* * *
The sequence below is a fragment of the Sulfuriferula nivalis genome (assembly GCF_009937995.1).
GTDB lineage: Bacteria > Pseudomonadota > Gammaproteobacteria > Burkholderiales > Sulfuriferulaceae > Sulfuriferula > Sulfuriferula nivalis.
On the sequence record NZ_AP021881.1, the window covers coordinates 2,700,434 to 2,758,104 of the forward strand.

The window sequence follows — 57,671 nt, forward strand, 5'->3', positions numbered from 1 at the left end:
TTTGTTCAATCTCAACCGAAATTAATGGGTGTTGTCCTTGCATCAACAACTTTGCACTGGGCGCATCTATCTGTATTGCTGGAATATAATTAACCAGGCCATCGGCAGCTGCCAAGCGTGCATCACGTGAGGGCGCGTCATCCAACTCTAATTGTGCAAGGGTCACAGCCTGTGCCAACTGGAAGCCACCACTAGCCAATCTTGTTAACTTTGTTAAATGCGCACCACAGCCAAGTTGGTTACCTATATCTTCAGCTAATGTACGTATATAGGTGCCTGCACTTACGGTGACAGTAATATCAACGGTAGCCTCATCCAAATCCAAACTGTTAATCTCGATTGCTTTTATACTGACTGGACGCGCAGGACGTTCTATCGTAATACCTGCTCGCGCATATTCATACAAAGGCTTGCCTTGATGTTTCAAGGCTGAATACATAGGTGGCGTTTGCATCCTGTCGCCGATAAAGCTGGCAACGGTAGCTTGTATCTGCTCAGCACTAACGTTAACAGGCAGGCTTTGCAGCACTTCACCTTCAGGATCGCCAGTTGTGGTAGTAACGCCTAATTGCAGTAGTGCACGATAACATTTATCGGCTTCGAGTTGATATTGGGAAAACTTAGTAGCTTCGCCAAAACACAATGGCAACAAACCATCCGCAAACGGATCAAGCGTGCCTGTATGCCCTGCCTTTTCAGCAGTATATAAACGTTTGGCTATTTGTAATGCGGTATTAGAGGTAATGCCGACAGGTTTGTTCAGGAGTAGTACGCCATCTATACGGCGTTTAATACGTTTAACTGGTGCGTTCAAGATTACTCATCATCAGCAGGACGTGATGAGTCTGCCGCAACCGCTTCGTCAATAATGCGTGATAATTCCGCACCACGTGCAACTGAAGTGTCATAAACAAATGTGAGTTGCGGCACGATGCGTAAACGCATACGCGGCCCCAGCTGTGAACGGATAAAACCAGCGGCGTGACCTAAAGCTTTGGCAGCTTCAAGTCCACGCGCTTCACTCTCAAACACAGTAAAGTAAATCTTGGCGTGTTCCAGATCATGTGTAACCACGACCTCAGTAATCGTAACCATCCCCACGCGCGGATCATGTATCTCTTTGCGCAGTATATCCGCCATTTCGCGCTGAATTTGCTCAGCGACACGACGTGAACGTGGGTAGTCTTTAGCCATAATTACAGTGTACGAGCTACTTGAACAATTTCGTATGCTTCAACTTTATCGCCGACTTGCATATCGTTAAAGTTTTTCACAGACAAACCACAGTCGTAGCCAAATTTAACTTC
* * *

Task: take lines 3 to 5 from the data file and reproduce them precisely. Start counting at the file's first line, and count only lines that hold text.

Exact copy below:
On the sequence record NZ_AP021881.1, the window covers coordinates 2,700,434 to 2,758,104 of the forward strand.

The window sequence follows — 57,671 nt, forward strand, 5'->3', positions numbered from 1 at the left end:
TTTGTTCAATCTCAACCGAAATTAATGGGTGTTGTCCTTGCATCAACAACTTTGCACTGGGCGCATCTATCTGTATTGCTGGAATATAATTAACCAGGCCATCGGCAGCTGCCAAGCGTGCATCACGTGAGGGCGCGTCATCCAACTCTAATTGTGCAAGGGTCACAGCCTGTGCCAACTGGAAGCCACCACTAGCCAATCTTGTTAACTTTGTTAAATGCGCACCACAGCCAAGTTGGTTACCTATATCTTCAGCTAATGTACGTATATAGGTGCCTGCACTTACGGTGACAGTAATATCAACGGTAGCCTCATCCAAATCCAAACTGTTAATCTCGATTGCTTTTATACTGACTGGACGCGCAGGACGTTCTATCGTAATACCTGCTCGCGCATATTCATACAAAGGCTTGCCTTGATGTTTCAAGGCTGAATACATAGGTGGCGTTTGCATCCTGTCGCCGATAAAGCTGGCAACGGTAGCTTGTATCTGCTCAGCACTAACGTTAACAGGCAGGCTTTGCAGCACTTCACCTTCAGGATCGCCAGTTGTGGTAGTAACGCCTAATTGCAGTAGTGCACGATAACATTTATCGGCTTCGAGTTGATATTGGGAAAACTTAGTAGCTTCGCCAAAACACAATGGCAACAAACCATCCGCAAACGGATCAAGCGTGCCTGTATGCCCTGCCTTTTCAGCAGTATATAAACGTTTGGCTATTTGTAATGCGGTATTAGAGGTAATGCCGACAGGTTTGTTCAGGAGTAGTACGCCATCTATACGGCGTTTAATACGTTTAACTGGTGCGTTCAAGATTACTCATCATCAGCAGGACGTGATGAGTCTGCCGCAACCGCTTCGTCAATAATGCGTGATAATTCCGCACCACGTGCAACTGAAGTGTCATAAACAAATGTGAGTTGCGGCACGATGCGTAAACGCATACGCGGCCCCAGCTGTGAACGGATAAAACCAGCGGCGTGACCTAAAGCTTTGGCAGCTTCAAGTCCACGCGCTTCACTCTCAAACACAGTAAAGTAAATCTTGGCGTGTTCCAGATCATGTGTAACCACGACCTCAGTAATCGTAACCATCCCCACGCGCGGATCATGTATCTCTTTGCGCAGTATATCCGCCATTTCGCGCTGAATTTGCTCAGCGACACGACGTGAACGTGGGTAGTCTTTAGCCATAATTACAGTGTACGAGCTACTTGAACAATTTCGTATGCTTCAACTTTATCGCCGACTTGCATATCGTTAAAGTTTTTCACAGACAAACCACAGTCGTAGCCAAATTTAACTTC